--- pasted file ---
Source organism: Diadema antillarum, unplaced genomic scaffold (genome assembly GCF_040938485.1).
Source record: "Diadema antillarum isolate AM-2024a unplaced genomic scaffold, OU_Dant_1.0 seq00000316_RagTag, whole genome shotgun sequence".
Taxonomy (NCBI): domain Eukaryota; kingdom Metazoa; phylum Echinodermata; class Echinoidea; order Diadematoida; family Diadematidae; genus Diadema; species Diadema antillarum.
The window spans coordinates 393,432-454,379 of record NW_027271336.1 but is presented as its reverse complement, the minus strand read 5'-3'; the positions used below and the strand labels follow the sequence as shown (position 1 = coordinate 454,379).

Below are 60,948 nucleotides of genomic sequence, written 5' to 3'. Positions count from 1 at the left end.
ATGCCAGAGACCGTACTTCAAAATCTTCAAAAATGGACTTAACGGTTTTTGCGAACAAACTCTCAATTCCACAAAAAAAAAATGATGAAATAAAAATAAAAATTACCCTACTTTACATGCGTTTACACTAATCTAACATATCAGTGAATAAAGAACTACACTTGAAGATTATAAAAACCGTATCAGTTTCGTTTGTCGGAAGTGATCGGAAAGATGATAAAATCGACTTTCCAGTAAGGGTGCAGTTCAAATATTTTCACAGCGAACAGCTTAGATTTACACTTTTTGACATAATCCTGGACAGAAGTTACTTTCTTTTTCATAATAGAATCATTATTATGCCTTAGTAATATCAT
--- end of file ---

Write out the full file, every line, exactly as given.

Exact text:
Source organism: Diadema antillarum, unplaced genomic scaffold (genome assembly GCF_040938485.1).
Source record: "Diadema antillarum isolate AM-2024a unplaced genomic scaffold, OU_Dant_1.0 seq00000316_RagTag, whole genome shotgun sequence".
Taxonomy (NCBI): domain Eukaryota; kingdom Metazoa; phylum Echinodermata; class Echinoidea; order Diadematoida; family Diadematidae; genus Diadema; species Diadema antillarum.
The window spans coordinates 393,432-454,379 of record NW_027271336.1 but is presented as its reverse complement, the minus strand read 5'-3'; the positions used below and the strand labels follow the sequence as shown (position 1 = coordinate 454,379).

Below are 60,948 nucleotides of genomic sequence, written 5' to 3'. Positions count from 1 at the left end.
ATGCCAGAGACCGTACTTCAAAATCTTCAAAAATGGACTTAACGGTTTTTGCGAACAAACTCTCAATTCCACAAAAAAAAAATGATGAAATAAAAATAAAAATTACCCTACTTTACATGCGTTTACACTAATCTAACATATCAGTGAATAAAGAACTACACTTGAAGATTATAAAAACCGTATCAGTTTCGTTTGTCGGAAGTGATCGGAAAGATGATAAAATCGACTTTCCAGTAAGGGTGCAGTTCAAATATTTTCACAGCGAACAGCTTAGATTTACACTTTTTGACATAATCCTGGACAGAAGTTACTTTCTTTTTCATAATAGAATCATTATTATGCCTTAGTAATATCAT